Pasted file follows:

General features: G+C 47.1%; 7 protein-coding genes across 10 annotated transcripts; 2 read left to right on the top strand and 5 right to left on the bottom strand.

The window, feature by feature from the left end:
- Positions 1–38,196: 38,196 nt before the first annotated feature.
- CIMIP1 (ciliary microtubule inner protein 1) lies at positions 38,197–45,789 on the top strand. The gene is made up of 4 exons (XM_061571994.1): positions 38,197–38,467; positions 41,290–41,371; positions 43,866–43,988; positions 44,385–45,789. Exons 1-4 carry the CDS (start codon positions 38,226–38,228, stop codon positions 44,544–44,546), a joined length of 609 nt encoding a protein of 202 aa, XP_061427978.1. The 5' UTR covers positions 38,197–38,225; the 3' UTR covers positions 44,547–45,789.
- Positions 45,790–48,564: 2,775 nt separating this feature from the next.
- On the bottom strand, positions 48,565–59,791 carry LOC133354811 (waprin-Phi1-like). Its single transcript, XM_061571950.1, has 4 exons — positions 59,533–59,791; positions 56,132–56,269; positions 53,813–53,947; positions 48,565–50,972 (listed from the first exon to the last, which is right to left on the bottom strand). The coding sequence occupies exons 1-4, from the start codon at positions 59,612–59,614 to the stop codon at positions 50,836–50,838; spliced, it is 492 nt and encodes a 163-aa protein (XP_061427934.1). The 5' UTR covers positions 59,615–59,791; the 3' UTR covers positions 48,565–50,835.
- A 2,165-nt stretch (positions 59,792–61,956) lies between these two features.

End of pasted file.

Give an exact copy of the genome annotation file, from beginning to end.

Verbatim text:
General features: G+C 47.1%; 7 protein-coding genes across 10 annotated transcripts; 2 read left to right on the top strand and 5 right to left on the bottom strand.

The window, feature by feature from the left end:
- Positions 1–38,196: 38,196 nt before the first annotated feature.
- CIMIP1 (ciliary microtubule inner protein 1) lies at positions 38,197–45,789 on the top strand. The gene is made up of 4 exons (XM_061571994.1): positions 38,197–38,467; positions 41,290–41,371; positions 43,866–43,988; positions 44,385–45,789. Exons 1-4 carry the CDS (start codon positions 38,226–38,228, stop codon positions 44,544–44,546), a joined length of 609 nt encoding a protein of 202 aa, XP_061427978.1. The 5' UTR covers positions 38,197–38,225; the 3' UTR covers positions 44,547–45,789.
- Positions 45,790–48,564: 2,775 nt separating this feature from the next.
- On the bottom strand, positions 48,565–59,791 carry LOC133354811 (waprin-Phi1-like). Its single transcript, XM_061571950.1, has 4 exons — positions 59,533–59,791; positions 56,132–56,269; positions 53,813–53,947; positions 48,565–50,972 (listed from the first exon to the last, which is right to left on the bottom strand). The coding sequence occupies exons 1-4, from the start codon at positions 59,612–59,614 to the stop codon at positions 50,836–50,838; spliced, it is 492 nt and encodes a 163-aa protein (XP_061427934.1). The 5' UTR covers positions 59,615–59,791; the 3' UTR covers positions 48,565–50,835.
- A 2,165-nt stretch (positions 59,792–61,956) lies between these two features.